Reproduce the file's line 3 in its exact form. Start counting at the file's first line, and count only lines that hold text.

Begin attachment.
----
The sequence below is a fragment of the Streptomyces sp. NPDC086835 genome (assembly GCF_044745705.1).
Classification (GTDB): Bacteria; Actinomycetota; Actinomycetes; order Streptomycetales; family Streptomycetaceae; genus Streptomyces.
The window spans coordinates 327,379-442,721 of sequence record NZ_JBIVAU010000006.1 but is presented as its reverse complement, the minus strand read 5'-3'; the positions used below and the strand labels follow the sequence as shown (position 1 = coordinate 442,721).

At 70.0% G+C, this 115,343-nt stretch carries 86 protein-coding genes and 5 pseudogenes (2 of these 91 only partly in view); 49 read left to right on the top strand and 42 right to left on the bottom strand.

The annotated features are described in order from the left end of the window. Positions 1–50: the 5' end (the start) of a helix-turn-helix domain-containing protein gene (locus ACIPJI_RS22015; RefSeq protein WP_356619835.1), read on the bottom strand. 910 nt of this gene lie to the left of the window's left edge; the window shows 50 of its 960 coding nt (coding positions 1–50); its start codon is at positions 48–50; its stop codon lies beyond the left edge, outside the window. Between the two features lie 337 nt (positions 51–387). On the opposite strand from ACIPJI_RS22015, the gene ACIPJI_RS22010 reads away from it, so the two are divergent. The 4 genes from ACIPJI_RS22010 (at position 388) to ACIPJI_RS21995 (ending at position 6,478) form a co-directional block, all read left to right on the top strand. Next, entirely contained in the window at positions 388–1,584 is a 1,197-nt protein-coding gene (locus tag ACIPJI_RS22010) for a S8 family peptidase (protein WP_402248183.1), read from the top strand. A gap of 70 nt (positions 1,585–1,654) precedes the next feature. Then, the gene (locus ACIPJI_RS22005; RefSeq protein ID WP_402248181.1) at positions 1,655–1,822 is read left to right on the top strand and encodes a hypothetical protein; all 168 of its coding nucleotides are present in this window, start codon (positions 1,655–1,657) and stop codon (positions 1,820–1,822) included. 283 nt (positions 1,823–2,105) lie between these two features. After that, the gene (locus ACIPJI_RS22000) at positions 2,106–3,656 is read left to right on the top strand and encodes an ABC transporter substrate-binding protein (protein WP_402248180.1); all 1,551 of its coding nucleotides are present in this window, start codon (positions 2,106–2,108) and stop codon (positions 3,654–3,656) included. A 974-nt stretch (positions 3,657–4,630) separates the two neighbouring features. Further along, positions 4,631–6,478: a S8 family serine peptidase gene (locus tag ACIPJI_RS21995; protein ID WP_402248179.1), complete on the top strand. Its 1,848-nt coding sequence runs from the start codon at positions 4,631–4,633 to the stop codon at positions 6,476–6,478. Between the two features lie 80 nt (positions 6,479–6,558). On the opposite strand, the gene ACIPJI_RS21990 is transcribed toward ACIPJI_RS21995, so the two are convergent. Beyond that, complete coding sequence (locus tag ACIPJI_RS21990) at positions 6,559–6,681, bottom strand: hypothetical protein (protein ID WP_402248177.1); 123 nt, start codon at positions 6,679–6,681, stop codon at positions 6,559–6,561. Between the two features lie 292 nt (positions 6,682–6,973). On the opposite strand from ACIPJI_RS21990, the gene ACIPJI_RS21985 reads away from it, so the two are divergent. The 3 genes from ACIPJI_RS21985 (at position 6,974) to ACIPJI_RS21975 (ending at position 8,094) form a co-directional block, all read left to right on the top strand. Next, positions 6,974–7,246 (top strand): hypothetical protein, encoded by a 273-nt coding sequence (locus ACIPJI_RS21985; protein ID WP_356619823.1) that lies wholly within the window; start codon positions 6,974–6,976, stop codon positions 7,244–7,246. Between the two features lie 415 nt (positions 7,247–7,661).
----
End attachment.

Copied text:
The window spans coordinates 327,379-442,721 of sequence record NZ_JBIVAU010000006.1 but is presented as its reverse complement, the minus strand read 5'-3'; the positions used below and the strand labels follow the sequence as shown (position 1 = coordinate 442,721).